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Friday December 22, 1995

Close on one o'clock in the morning; just having returned twenty minutes ago from the evening outing. Two days of diary to catch up on and doubtful I can or should do it before going to sleep.

In very brief: Wednesday we went to Rye a.k.a. E. F. Benson's Tilling, which turned out to be charming; and today Thursday we saw paintings at the Tate and the National Gallery 'til they were coming out of our ears, starting with the Turner bequest; then at 7:30 we went to a candlelight Messiah in St. Martin's-in‑the-Fields. No skating either day: Wednesday by choice so we could go to Rye; Thursday by prudence because I started the day with my cold much worse in the sense of feverishness and near-wavies, altho' that dissipated quickly.

In detail, yesterday started as usual, breakfast at the hotel; then the 10 A.M. train out of Charing Cross to Ashford, a two-minute change to a real local putt-putt to Rye. This latter train was of a type I don't remember ever having ridden on before: each car has many doors onto the quay, one door on either side of the aisle between every other row of seats, and the seats facing each other, in effect compartments without a hall wall but with their private outside door — The trip unevent­ful and the sights not particularly noteworthy, other than a quick view of the Houses of Parliament along the Thames as we crossed in on Waterloo Bridge, and a distant view of the dome of St. Paul's somewhat later on; the characteristic green of the bent grass of Surrey and Sussex; and more sheep than I've ever seen in my life in a single day: one field in particular with several hundred their fleeces painted with bright red "C" 's —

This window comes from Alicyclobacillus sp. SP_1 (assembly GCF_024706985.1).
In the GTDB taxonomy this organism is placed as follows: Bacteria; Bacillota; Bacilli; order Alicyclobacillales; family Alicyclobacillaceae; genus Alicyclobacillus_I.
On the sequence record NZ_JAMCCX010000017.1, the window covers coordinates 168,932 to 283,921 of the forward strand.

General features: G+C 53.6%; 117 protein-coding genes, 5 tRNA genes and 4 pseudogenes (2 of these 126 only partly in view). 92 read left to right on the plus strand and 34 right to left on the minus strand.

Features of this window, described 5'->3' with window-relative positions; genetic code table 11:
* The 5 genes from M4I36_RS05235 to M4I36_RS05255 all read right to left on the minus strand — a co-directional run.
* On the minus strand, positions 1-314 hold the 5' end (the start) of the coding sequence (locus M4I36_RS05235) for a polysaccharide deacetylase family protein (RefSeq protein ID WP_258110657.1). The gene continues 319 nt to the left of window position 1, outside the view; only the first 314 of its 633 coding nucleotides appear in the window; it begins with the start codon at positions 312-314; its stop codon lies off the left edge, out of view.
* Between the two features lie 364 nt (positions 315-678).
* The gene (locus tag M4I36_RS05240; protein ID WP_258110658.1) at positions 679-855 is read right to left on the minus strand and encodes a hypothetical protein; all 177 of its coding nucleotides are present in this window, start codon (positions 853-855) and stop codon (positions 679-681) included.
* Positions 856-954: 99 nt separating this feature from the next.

As we got closer to Rye the landscape started looking like the marshes around Grebe, so I knew we were there — a very odd feeling to recognize a place I'd never been to from novelistic descriptions of a fictional town. And the train station itself of our arrival was where Miss Mapp fell on her can while lying in wait for the Prince of Wales. . . .

Up partly cobblestoned Market Street thru Cinque Ports Street up to the High Street and to Lamb House; and within five minutes of our arrival (well — after a detour to look at and photograph a sheep auction near the railroad tracks) we were looking at the site of Miss Mapp's garden room, unfortunately (as we knew) bombed off the face of the earth by the Huns in 1940, but marked by a large inscription. Mallards House is a large brick house of no particular beauty, but Mallards Cottage adjacent to it towards the church is much nicer; and the crooked chimney is still there that tourists used to paint: I photographed it.

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